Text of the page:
Too many reviewers see only one thread of Carson's argument: that DDT and pesticides like it endanger the environment. The other thread is that DDT resistance in mosquitoes develops very quickly, and the more quickly the more it is used. Which leaves us right back where we started. Her argument is not that pesticides should not be used, but that they should be used intelligently. In this age, when antibiotic resistant bacteria are becoming a very serious problem precisely because of antibiotic overuse (and not only in hospitals, but, most egregiously, as growth enhancers for livestock), this argument should be indisputable.

A Beginning

I was disappointed to say the least of some of the following reviews of Silent Spring. It is no wonder that our earth is being so abused. Yes, Virginia, there is an environmental problem. Unfortunately, it is undeniable. The earth IS fragile (God-created or not), chemicals DO persist in the environment, and we "environmentalists" are NOT Marxists.You see, the significance of Rachel Carson's book was not its scientific accuracy, nor the position it took on DDT. Its significance was that it helped to turn national, even global, consiousness in a different direction. Suddenly we were not the only species on the planet. The steps we take to improve ourselves actually have an impact on the rest of the world...on our own environment. Everyday we make compromises. Ban pesticides, eat a hamburger. Both have significant impacts on the health and hunger of those less fortunate. We help one, we hurt another, whether individuals, businesses, species, or nations. There are few easy ways out. With our tendency to ignore long-term consequences, both negative and positive, it is easy to argue forcibly against such activists as Rachel Carson. Short-term results are nearly absent when we seriously consider securing the future of the earth. But shouldn't this security be a universal goal?So read Rachel Carson's Silent Spring and be moved as she feels the groanings of the earth and speaks out on their behalf. Thank you, Rachel, for having that courage, for opening that door.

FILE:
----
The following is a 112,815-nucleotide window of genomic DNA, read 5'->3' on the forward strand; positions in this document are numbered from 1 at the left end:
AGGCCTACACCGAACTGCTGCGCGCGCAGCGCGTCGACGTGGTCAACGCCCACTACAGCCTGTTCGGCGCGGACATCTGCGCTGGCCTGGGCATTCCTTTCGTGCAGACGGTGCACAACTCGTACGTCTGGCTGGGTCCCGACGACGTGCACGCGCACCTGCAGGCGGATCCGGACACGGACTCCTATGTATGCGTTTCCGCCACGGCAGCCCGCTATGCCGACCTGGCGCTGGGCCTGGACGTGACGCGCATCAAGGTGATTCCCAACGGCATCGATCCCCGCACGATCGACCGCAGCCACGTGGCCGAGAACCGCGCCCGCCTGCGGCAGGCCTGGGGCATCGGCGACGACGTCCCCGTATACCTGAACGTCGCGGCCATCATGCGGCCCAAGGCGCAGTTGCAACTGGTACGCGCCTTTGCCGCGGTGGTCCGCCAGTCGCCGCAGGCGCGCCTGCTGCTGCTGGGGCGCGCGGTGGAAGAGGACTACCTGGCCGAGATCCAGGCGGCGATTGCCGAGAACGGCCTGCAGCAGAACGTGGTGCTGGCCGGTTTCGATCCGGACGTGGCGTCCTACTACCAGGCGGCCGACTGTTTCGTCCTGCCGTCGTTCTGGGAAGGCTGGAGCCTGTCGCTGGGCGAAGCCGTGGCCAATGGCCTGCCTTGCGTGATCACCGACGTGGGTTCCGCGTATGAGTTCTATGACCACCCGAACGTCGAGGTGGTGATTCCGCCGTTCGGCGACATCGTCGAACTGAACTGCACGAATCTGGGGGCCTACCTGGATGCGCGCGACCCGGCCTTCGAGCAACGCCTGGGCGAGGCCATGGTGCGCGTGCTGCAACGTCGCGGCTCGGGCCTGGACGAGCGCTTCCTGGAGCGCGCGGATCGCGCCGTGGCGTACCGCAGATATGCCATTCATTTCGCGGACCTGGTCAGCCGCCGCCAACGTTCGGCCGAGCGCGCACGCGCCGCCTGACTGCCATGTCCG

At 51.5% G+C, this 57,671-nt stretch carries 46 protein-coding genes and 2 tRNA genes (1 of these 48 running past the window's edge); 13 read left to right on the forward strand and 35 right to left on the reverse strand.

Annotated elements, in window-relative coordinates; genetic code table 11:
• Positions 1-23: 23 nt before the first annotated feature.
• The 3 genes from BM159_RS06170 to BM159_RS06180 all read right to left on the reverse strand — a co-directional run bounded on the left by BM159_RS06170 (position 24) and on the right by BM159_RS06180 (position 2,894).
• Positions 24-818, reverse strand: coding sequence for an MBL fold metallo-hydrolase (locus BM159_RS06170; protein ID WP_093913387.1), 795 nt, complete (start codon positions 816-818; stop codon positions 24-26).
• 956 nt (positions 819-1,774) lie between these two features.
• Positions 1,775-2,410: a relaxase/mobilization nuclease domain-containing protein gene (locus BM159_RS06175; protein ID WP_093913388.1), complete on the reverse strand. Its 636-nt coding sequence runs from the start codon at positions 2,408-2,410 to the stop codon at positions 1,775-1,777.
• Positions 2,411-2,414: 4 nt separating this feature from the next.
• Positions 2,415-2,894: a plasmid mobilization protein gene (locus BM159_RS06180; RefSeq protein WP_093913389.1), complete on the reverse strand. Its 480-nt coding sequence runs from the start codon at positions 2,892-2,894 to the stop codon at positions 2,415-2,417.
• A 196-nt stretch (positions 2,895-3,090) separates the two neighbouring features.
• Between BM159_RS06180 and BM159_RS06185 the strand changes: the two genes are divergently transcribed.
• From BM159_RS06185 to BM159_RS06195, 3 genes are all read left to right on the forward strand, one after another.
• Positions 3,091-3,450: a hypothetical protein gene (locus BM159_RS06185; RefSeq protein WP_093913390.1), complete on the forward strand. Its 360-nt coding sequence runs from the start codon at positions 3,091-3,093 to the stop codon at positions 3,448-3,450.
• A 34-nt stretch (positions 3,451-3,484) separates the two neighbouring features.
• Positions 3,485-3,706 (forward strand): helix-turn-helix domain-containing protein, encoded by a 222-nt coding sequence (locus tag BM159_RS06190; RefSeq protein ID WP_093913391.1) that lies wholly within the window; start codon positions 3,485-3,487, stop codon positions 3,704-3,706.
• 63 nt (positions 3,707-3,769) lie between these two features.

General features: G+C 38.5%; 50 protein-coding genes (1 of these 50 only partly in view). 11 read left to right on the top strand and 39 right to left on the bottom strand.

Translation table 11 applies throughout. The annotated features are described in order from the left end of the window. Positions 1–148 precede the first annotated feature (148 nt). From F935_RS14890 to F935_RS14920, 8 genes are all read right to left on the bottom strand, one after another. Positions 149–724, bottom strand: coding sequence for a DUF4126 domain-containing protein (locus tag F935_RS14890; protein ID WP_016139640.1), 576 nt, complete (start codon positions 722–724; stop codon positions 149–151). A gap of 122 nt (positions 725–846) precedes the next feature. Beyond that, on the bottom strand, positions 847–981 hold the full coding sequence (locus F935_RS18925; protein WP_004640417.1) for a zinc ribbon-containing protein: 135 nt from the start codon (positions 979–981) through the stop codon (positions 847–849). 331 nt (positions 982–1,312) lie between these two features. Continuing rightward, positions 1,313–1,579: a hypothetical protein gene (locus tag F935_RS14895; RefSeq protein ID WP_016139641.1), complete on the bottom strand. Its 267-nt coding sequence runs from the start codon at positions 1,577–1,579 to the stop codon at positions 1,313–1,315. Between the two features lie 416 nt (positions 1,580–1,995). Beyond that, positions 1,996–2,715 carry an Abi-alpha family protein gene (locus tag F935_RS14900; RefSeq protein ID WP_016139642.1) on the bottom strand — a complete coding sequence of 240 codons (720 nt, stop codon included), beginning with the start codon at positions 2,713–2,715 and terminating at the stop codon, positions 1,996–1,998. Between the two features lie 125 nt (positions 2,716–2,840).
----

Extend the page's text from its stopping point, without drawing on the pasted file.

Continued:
Silent Spring Mentions in Our Blog

Silent Spring in Celebrating Edward Abbey
Celebrating Edward Abbey
Published by Ashly Moore Sheldon • January 31, 2020

In celebration of Edward Abbey's birthday earlier this week, we are featuring a reading list of similar authors who came before and after him. More than just environmentalists, these activists raised clarion calls in defense of nature.